The governor doesn’t want Madigan to win because his bargaining position will be greatly weakened if the courts effectively shut down the state by ruling that money can’t be spent without appropriations. Rauner is demanding some business-related reforms, a property-tax freeze, and a few other things before he’ll agree to a tax hike to balance the state’s infamously out-of-whack budget. So the man who once bragged that he would use the crisis of the state not having a budget to force through his preferred legislative changes now wants to avoid a much-worse crisis that would compel him to abandon his demands to prevent the catastrophe of an actual government shutdown.

Got all that? Okay.

One of the arguments used by the governor’s lawyers when they won at the county level last month was that a bunch of state laws are in reality “continuing appropriations.” A continuing appropriation is a law mandating that certain state bills be paid in perpetuity. The General Assembly isn’t required to pass new appropriations every year, and the governor isn’t required to sign them into law. It’s automatic-pilot spending.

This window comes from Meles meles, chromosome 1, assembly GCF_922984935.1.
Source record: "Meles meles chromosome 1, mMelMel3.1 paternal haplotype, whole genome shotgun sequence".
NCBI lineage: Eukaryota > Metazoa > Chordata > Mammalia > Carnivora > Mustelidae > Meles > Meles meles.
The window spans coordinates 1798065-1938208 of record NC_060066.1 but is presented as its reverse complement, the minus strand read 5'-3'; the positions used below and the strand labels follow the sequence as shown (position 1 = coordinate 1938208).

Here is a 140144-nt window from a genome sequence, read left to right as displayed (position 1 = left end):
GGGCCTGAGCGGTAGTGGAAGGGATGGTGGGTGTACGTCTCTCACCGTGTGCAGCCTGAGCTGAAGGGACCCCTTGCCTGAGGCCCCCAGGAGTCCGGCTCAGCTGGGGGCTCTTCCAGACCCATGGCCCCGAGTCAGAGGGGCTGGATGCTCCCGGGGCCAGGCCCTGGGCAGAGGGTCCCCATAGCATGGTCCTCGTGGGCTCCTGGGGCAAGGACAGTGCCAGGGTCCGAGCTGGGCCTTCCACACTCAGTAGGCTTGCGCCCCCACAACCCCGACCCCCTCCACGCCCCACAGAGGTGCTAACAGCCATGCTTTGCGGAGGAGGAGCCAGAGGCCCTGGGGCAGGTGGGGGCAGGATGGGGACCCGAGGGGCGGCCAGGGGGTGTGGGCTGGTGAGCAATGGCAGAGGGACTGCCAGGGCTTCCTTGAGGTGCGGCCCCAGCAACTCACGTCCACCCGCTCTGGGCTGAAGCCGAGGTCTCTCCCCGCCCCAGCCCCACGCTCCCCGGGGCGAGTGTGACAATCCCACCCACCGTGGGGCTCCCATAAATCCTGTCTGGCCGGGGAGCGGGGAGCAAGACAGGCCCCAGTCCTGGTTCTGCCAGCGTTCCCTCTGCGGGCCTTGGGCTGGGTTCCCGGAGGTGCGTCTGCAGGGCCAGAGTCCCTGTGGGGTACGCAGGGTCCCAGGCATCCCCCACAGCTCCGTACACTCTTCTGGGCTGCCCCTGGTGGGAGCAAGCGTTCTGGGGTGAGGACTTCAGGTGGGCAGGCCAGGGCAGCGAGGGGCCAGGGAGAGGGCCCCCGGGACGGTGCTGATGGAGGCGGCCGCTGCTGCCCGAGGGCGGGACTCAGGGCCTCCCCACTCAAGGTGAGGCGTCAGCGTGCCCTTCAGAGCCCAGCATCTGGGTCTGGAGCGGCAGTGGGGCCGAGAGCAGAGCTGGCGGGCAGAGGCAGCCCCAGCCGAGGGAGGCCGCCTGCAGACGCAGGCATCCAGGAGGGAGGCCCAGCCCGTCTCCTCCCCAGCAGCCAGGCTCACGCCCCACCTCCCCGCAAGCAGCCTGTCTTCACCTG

But the governor’s lawyers want to redefine what a continuing appropriation is. According to the governor’s legal brief, “there are many statutes that function as continuing appropriations by mandating the State to perform specific services. Employees who provide those services must continue to be paid.”

Examples the governor’s lawyers used included a state statute mandating that the Illinois Department on Aging “exercise, administer, and enforce all rights, powers, and duties vested in the Department on Aging by the Illinois Act on the Aging.” Complying with these and other mandates, they claimed, “necessitates paying personnel” – because compliance can’t be accomplished without employees.